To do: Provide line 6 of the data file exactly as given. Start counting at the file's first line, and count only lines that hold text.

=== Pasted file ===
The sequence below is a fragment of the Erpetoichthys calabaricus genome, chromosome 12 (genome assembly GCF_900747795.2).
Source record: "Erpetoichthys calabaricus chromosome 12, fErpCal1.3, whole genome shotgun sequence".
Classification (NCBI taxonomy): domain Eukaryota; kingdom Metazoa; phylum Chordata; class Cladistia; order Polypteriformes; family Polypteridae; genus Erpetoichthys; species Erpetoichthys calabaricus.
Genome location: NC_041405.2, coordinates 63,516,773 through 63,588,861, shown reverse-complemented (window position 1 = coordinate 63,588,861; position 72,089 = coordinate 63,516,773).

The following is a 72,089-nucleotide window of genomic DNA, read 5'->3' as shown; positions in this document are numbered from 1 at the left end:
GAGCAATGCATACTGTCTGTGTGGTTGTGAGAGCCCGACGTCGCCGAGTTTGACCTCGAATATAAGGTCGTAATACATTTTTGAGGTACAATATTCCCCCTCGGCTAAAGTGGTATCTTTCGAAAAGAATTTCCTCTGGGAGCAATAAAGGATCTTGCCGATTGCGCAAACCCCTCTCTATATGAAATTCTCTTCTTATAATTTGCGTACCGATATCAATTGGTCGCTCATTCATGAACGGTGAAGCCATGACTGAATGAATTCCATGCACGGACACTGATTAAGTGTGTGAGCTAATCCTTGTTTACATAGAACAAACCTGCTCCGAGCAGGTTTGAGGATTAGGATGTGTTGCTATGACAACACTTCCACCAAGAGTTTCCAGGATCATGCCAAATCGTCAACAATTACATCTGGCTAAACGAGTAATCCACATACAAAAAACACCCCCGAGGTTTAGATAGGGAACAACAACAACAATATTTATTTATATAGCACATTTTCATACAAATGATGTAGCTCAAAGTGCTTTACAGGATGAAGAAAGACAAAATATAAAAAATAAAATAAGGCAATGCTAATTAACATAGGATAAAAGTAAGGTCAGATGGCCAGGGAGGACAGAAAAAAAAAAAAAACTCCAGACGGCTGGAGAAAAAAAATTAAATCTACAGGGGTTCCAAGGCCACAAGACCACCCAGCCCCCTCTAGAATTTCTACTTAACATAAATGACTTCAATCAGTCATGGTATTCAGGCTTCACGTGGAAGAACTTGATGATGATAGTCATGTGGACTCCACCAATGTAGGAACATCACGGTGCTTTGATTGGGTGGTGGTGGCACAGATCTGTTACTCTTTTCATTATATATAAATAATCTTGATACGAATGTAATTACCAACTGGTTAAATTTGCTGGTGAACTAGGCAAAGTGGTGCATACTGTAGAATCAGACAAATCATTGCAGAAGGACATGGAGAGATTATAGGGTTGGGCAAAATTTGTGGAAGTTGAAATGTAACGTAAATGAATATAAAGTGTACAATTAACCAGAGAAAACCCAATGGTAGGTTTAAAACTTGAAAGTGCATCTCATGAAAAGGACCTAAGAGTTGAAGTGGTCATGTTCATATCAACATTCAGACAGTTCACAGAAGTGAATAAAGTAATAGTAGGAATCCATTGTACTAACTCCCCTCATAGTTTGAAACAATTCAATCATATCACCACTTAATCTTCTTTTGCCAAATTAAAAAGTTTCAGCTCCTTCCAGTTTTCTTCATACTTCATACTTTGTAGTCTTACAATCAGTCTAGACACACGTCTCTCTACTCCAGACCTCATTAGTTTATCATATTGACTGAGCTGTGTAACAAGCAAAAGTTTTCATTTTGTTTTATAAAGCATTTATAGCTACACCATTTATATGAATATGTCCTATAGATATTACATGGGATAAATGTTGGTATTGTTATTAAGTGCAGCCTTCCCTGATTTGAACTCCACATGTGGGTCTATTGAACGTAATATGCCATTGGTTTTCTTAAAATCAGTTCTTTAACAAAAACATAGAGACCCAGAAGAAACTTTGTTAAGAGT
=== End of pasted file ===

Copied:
GAGCAATGCATACTGTCTGTGTGGTTGTGAGAGCCCGACGTCGCCGAGTTTGACCTCGAATATAAGGTCGTAATACATTTTTGAGGTACAATATTCCCCCTCGGCTAAAGTGGTATCTTTCGAAAAGAATTTCCTCTGGGAGCAATAAAGGATCTTGCCGATTGCGCAAACCCCTCTCTATATGAAATTCTCTTCTTATAATTTGCGTACCGATATCAATTGGTCGCTCATTCATGAACGGTGAAGCCATGACTGAATGAATTCCATGCACGGACACTGATTAAGTGTGTGAGCTAATCCTTGTTTACATAGAACAAACCTGCTCCGAGCAGGTTTGAGGATTAGGATGTGTTGCTATGACAACACTTCCACCAAGAGTTTCCAGGATCATGCCAAATCGTCAACAATTACATCTGGCTAAACGAGTAATCCACATACAAAAAACACCCCCGAGGTTTAGATAGGGAACAACAACAACAATATTTATTTATATAGCACATTTTCATACAAATGATGTAGCTCAAAGTGCTTTACAGGATGAAGAAAGACAAAATATAAAAAATAAAATAAGGCAATGCTAATTAACATAGGATAAAAGTAAGGTCAGATGGCCAGGGAGGACAGAAAAAAAAAAAAAACTCCAGACGGCTGGAGAAAAAAAATTAAATCTACAGGGGTTCCAAGGCCACAAGACCACCCAGCCCCCTCTAGAATTTCTACTTAACATAAATGACTTCAATCAGTCATGGTATTCAGGCTTCACGTGGAAGAACTTGATGATGATAGTCATGTGGACTCCACCAATGTAGGAACATCACGGTGCTTTGATTGGGTGGTGGTGGCACAGATCTGTTACTCTTTTCATTATATATAAATAATCTTGATACGAATGTAATTACCAACTGGTTAAATTTGCTGGTGAACTAGGCAAAGTGGTGCATACTGTAGAATCAGACAAATCATTGCAGAAGGACATGGAGAGATTATAGGGTTGGGCAAAATTTGTGGAAGTTGAAATGTAACGTAAATGAATATAAAGTGTACAATTAACCAGAGAAAACCCAATGGTAGGTTTAAAACTTGAAAGTGCATCTCATGAAAAGGACCTAAGAGTTGAAGTGGTCATGTTCATATCAACATTCAGACAGTTCACAGAAGTGAATAAAGTAATAGTAGGAATCCATTGTACTAACTCCCCTCATAGTTTGAAACAATTCAATCATATCACCACTTAATCTTCTTTTGCCAAATTAAAAAGTTTCAGCTCCTTCCAGTTTTCTTCATACTTCATACTTTGTAGTCTTACAATCAGTCTAGACACACGTCTCTCTACTCCAGACCTCATTAGTTTATCATATTGACTGAGCTGTGTAACAAGCAAAAGTTTTCATTTTGTTTTATAAAGCATTTATAGCTACACCATTTATATGAATATGTCCTATAGATATTACATGGGATAAATGTTGGTATTGTTATTAAGTGCAGCCTTCCCTGATTTGAACTCCACATGTGGGTCTATTGAACGTAATATGCCATTGGTTTTCTTAAAATCAGTTCTTTAACAAAAACATAGAGACCCAGAAGAAACTTTGTTAAGAGT